January 2010 - Vol. 36

Ceapabhal, Isle of Harris, Scotland, photo by by John Blair

The Hill

poem by Sean O'Neill

At the bottom of this hill are burrows
Where blotches of the wind cry. A cold gull,
A brittle puffin, numb with hunger, dull
With lashing, bite the green waves like furrows.

The guts that strange augury used, to guess
Which way stealthy rains turn in September,
Were more easy to read and remember
Than cross words borne by the times, not less.

We are walking, sinking with the crow’s feet
Into the land. But while our bodies die,
Our eyes - the steep, stark glass before the soul -
Are opening beyond the stiff-wound sheet.
The dirt, the dung, the stones all question why
We have not brought with us our begging bowl.

The bottom of the hill is in my head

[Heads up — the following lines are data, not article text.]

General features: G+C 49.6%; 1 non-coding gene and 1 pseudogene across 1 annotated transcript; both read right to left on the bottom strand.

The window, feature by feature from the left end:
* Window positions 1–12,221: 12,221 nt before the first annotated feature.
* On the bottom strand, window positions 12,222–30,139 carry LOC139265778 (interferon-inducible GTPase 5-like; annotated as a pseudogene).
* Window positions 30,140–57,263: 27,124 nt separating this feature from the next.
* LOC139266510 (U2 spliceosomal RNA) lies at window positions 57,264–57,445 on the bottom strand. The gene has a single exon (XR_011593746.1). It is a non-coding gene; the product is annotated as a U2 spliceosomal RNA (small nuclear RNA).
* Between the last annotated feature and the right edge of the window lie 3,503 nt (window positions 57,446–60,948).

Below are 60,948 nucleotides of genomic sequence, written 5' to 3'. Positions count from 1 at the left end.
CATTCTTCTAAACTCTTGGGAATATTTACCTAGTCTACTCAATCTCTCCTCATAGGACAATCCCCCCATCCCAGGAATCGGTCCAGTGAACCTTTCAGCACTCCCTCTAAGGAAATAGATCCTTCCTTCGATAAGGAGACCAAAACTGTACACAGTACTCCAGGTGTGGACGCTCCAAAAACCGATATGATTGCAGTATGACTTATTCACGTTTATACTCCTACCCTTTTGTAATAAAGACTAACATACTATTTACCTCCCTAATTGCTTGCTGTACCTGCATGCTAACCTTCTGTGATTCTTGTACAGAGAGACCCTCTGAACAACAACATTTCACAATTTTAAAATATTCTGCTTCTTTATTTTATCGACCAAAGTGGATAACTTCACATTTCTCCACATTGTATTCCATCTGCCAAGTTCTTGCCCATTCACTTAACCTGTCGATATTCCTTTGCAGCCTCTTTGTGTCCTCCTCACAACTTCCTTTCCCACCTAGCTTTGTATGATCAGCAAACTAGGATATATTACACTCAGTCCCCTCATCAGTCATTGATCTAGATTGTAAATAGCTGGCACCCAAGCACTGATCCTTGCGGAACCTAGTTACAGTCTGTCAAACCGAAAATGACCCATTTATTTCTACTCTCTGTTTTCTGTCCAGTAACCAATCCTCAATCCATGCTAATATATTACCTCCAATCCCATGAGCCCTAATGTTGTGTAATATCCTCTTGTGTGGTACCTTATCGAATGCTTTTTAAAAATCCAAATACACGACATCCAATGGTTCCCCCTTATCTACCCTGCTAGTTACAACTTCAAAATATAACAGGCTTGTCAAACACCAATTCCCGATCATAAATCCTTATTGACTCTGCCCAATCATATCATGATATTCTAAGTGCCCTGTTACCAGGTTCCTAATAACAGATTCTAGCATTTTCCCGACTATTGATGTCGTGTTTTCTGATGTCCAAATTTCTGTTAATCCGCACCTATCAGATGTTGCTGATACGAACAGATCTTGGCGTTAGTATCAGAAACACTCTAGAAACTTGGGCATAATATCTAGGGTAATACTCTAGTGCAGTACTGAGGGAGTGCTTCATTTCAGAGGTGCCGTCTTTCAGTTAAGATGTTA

And turns, but not for ploughshares or the dead.

I trade mountains of mean mortality,
That billow hoops round my supple stories
For a lepton’s weight of silent glories;
The healing suns wring from calamity.

In the silence of woods, where the wind sings
We can go to loot life from the dead trees
And face down the stars to the mountains knees;
Cut limbs to see what their hidden blood brings.

We will root out the secrets from the sand,
Tear out the troubled fathoms from the sea,
Catch the running visions from the plain air,
Wrap the brown, reedy shallows in a hand,
Capturing the world in a single tree
And burning canyons with a single stare.

The body, till it learn to roll its range,
Despises exile now, until it change. 

[Sean O'Neill is originally from Glasgow, Scotland, and currently lives in St. Paul, Minnesota, USA. His poems range from the sacred to the mundane and sometimes, inadvertently, both at the same time.] 

| Current Issue | Subscribe | Invite a Friend | Archives | The Sword of the Spirit |
 (c) copyright 2009-2010  The Sword of the Spirit
publishing address: Park Royal Business Centre, 9-17 Park Royal Road, Suite 108, London NW10 7LQ, United Kingdom
email: living.bulwark@yahoo.com